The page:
Los Angeles (CNN) -- While some Hollywood A-listers who supported the Obama campaign in 2008 have expressed disappointment with his presidency in recent months, tickets for three Obama fundraisers in Los Angeles Thursday sold quickly, organizers said.
Celebrity frustrations vented in interviews have included criticism of President Obama's handling of the war in Afghanistan, budget cuts, the Gulf oil disaster, Guantanamo detainees and gay rights.
"They are stopping short of saying 'I'm not going to vote for him,'" Variety Deputy Editor Ted Johnson said in a CNN interview this month. "They still see Obama as kind of the defense against a Republican party that has gone even further to the right."
Several thousand people have paid up to $2,500 to attend an Obama campaign rally at the Sony Pictures lot, where actor-comedian Jamie Foxx and singer Jason Mraz will entertain.
When the 60 tickets for a dinner with President Obama on the Sony Pictures lot sold out at $35,800 each, a second dinner was added at a Westwood restaurant.
Actor Matt Damon, who campaigned hard for Barack Obama three years ago, told CNN's Piers Morgan last month that he was "just a little bummed out" by President Obama's lack of success in delivering the change he promised.
Damon criticized Obama for not once using the word "poverty" in this year's state of the union address while "you got millions of people languishing in it."
"I appreciate that he is a deep thinker," Damon said. "I do appreciate that about him. He's a brilliant guy, but I definitely wanted more."
Documentary filmmaker Michael Moore, on HLN's "The Joy Behar Show" in April, said while Obama "is a man with a good heart," he wishes "he'd start listening to himself."
Moore expressed frustration that Obama reversed his promise to close the Guantanamo prison.
"And I think people thought that things were going to move faster," Moore said. "You know, they get a health care bill passed. They tell everybody now we have universal health care and then people go to get help and they find out oh, there`s no help, not until 2014."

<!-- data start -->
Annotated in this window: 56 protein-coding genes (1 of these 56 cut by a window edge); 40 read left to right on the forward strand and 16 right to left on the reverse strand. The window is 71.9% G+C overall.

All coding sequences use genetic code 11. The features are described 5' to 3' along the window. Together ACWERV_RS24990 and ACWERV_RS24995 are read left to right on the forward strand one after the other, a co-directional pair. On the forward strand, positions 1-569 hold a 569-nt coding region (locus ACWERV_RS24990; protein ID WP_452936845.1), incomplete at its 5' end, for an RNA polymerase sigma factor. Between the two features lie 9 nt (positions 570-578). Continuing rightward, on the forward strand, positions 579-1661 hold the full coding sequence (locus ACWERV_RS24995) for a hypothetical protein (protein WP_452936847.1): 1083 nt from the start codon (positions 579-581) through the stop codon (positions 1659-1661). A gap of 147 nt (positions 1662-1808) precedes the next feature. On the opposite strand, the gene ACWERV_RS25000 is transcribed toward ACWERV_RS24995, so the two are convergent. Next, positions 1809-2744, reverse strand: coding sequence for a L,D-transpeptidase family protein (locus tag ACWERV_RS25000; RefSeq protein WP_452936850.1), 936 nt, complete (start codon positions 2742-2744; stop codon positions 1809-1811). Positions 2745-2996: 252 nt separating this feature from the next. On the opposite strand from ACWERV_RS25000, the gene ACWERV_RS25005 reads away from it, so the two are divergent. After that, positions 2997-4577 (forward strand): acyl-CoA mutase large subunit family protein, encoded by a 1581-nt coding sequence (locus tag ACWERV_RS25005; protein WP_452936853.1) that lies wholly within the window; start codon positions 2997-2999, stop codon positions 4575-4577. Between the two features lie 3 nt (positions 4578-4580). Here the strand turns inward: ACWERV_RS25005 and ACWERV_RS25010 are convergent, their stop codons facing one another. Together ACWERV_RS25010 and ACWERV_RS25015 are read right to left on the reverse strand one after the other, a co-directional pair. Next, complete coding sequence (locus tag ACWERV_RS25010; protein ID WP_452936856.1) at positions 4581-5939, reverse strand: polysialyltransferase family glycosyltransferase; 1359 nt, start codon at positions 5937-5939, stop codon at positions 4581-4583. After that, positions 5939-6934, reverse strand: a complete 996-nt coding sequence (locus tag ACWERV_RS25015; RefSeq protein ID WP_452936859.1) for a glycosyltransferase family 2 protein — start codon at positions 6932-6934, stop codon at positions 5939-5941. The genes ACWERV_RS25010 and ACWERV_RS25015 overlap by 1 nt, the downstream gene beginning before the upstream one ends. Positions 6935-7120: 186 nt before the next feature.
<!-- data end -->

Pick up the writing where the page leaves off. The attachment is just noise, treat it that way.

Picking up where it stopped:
Actor-director Robert Redford, who spends much of his time on environmental causes, criticized the Obama administration last summer for being "caught off guard" by the Gulf oil disaster.
Black Eyed Peas singer Will.I.Am, who produced the song "Yes We Can" in tribute to Obama in 2008, told the New York Times in January that while he did not feel disappointed, "I feel like, Argggh! Speak louder! I feel like, Do something!"
Wil.I.Am also posted a message on his Twitter account last month criticizing the U.S. involvement in Libya.
Actress-singer Barbra Streisand, in a December 2010 interview with CNN's Larry King, said she was "a little" disappointed that President Obama didn't use his executive power to end the military's "Don't Ask, Don't Tell" policy. While Streisand called Obama "very smart," she blamed Democrats in the last election "for not getting their message across, not communicating all that they've done that's good."
Talk show host Oprah Winfrey, whose endorsement of Obama in 2008 was seen as a major boost, told Piers Morgan in January that Obama has not been a disappointment to her.
"I really do not, because I believe that I understand the heart of him," Winfrey said. "And I understand that when he took this role on, he took it on to really bring a sense of betterment to the United States of America and the people of this country."
Obama had to deal with "a learning curve," she said.
Actress Reese Witherspoon told CNN in an interview this month that Obama's "doing a great job."
"I can't imagine the difficulty of being a president in this day and age where our country is going through so much," Witherspoon said.
Comedic actress Sarah Silverman offered a strong defense for Obama earlier this month when Piers Morgan asked if she was disappointed with the Obama presidency.
"Let's not forget that he inherited" a mess, Silverman said, using a multiple expletive-filled description for it. "Can we remember that for two seconds? And I'm enjoying the blind faith that so many people enjoyed eight years prior. You know? I think I have the right to do that. And I think he's a good man."
CNN's Brooke Anderson contributed to this report.